Quantum computers could see internet encryption become obsolete. But a team of researchers has used quantum mechanics to make cybersecurity fit for the quantum age.
Quantum computers could solve some of the world’s biggest problems, but in the hands of hackers they could also completely disrupt cybersecurity as we know it.
To preempt this move for as long as possible, a team including physicists, and electrical and computer engineers from Duke University, Ohio State University and Oak Ridge National Laboratory in the US has successfully tested a high-speed quantum encryption system by wielding the same technology that makes quantum computers possible in the first place.
“We are now likely to have a functioning quantum computer that might be able to start breaking the existing cryptographic codes in the near future,” said Ohio State University Professor of Physics Daniel Gauthier.
“We really need to be thinking hard now of different techniques that we could use for trying to secure the internet.”
Quantum key distribution (QKD), a system first theorised in the mid 1980s, are starting to come online, most notably in Europe and China, the latter of which used a satellite to send a quantum key to two land-based stations 1200 km apart in late 2016.
However, these existing systems have a problem: they can only transmit keys at relatively low rates – between tens and hundreds of kilobits per second. That’s too slow for practical use on the modern internet, said Nurul Taimur Islam from Duke University.
“At these rates, quantum-secure encryption systems cannot support some basic daily tasks such as hosting an encrypted telephone call or video streaming,” he said.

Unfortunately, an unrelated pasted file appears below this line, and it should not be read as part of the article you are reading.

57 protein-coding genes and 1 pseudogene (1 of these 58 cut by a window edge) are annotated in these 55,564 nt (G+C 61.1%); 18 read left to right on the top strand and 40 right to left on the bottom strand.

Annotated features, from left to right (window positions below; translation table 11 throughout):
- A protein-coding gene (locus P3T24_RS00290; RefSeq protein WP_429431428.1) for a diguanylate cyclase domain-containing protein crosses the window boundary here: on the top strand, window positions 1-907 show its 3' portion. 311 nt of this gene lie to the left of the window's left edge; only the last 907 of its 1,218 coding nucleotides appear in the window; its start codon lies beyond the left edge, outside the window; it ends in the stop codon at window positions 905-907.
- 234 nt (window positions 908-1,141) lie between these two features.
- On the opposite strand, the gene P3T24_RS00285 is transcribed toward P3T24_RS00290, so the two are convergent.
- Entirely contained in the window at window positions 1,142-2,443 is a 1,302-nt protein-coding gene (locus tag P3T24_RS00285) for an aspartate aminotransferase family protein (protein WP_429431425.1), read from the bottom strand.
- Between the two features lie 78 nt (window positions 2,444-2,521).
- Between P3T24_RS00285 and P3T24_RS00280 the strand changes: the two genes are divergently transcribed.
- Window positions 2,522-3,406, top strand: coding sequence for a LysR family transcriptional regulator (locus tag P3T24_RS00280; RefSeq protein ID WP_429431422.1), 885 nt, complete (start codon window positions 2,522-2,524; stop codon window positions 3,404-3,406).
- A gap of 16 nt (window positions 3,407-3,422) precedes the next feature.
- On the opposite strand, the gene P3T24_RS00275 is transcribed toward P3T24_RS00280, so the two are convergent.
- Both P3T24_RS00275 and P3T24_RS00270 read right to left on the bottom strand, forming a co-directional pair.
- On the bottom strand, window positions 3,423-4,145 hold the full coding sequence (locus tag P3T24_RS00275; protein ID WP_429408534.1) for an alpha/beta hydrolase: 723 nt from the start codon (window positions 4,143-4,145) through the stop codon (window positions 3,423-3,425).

The solution is a two-part system. The first step is to pack more information onto a single photon of light used in the QKD by encoding two bits of information per photon instead of the usual one.
High-speed detectors, developed by electrical and computer engineers Clinton Cahall and Jungsang Kim from Duke University, create and distribute encryption codes at megabit-per-second rates – five to 10 times faster than existing methods, and on par with current internet speeds.
Of course, no system is perfect. Real-world implementations of QKD use imperfect equipment, which can open leaks for hackers to exploit. To counteract this, the team characterised the limitations of the each piece of equipment used. Professor of electrical and computer engineering at the National University of Singapore Charles Lim then incorporated these flaws into the theory.
As a result, they were also able to demonstrate their system was secure from common attacks, even when weakened with equipment flaws that could cause leaks.
“All of this equipment, apart from the single-photon detectors, exists in the telecommunications industry. With some engineering we could probably fit the entire transmitter and receiver in a box as big as a computer CPU,” Islam said.
Because a functioning quantum computer is still in the works, it’s uncertain how quantum key distribution will fare when put to the ultimate test. However, it’s one of our best attempts to date to boost cybersecurity in general, and troubleshoot quantum computing issues in advance.